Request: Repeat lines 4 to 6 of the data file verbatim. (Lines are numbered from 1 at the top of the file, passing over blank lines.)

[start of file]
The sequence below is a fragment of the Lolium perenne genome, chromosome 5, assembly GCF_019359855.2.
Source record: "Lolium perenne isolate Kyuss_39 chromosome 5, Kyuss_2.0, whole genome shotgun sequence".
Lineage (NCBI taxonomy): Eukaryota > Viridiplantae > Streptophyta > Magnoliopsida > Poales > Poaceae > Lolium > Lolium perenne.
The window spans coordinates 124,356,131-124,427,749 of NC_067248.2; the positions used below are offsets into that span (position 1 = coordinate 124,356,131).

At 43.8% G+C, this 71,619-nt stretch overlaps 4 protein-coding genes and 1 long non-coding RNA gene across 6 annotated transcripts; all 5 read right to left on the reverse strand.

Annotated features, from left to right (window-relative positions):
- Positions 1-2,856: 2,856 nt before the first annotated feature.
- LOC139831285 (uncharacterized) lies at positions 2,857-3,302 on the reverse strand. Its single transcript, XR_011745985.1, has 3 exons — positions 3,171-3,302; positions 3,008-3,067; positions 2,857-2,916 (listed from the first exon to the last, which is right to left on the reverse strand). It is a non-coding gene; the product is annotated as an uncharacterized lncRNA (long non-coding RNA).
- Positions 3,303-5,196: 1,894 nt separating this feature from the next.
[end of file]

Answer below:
The window spans coordinates 124,356,131-124,427,749 of NC_067248.2; the positions used below are offsets into that span (position 1 = coordinate 124,356,131).

At 43.8% G+C, this 71,619-nt stretch overlaps 4 protein-coding genes and 1 long non-coding RNA gene across 6 annotated transcripts; all 5 read right to left on the reverse strand.

Annotated features, from left to right (window-relative positions):